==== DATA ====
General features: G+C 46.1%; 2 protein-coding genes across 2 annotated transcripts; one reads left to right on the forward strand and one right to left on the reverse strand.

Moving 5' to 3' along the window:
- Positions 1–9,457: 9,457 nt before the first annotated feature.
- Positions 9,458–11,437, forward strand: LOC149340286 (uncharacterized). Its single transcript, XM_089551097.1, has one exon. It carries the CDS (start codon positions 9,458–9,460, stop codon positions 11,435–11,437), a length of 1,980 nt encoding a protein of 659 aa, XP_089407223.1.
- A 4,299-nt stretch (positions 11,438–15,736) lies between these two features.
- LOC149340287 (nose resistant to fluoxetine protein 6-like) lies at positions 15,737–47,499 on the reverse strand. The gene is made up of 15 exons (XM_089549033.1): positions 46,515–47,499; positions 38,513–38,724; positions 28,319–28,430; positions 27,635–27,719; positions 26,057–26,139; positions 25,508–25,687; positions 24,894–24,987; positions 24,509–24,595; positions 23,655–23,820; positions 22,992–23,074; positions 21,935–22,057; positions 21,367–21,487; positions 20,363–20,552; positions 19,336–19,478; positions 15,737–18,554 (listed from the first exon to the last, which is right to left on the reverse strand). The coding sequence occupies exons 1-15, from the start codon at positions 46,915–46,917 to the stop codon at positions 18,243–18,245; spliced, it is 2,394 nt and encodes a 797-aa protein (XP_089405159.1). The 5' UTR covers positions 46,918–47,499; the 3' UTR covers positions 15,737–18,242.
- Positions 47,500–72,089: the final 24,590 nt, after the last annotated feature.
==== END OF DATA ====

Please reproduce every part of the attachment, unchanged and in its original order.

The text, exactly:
General features: G+C 46.1%; 2 protein-coding genes across 2 annotated transcripts; one reads left to right on the forward strand and one right to left on the reverse strand.

Moving 5' to 3' along the window:
- Positions 1–9,457: 9,457 nt before the first annotated feature.
- Positions 9,458–11,437, forward strand: LOC149340286 (uncharacterized). Its single transcript, XM_089551097.1, has one exon. It carries the CDS (start codon positions 9,458–9,460, stop codon positions 11,435–11,437), a length of 1,980 nt encoding a protein of 659 aa, XP_089407223.1.
- A 4,299-nt stretch (positions 11,438–15,736) lies between these two features.
- LOC149340287 (nose resistant to fluoxetine protein 6-like) lies at positions 15,737–47,499 on the reverse strand. The gene is made up of 15 exons (XM_089549033.1): positions 46,515–47,499; positions 38,513–38,724; positions 28,319–28,430; positions 27,635–27,719; positions 26,057–26,139; positions 25,508–25,687; positions 24,894–24,987; positions 24,509–24,595; positions 23,655–23,820; positions 22,992–23,074; positions 21,935–22,057; positions 21,367–21,487; positions 20,363–20,552; positions 19,336–19,478; positions 15,737–18,554 (listed from the first exon to the last, which is right to left on the reverse strand). The coding sequence occupies exons 1-15, from the start codon at positions 46,915–46,917 to the stop codon at positions 18,243–18,245; spliced, it is 2,394 nt and encodes a 797-aa protein (XP_089405159.1). The 5' UTR covers positions 46,918–47,499; the 3' UTR covers positions 15,737–18,242.
- Positions 47,500–72,089: the final 24,590 nt, after the last annotated feature.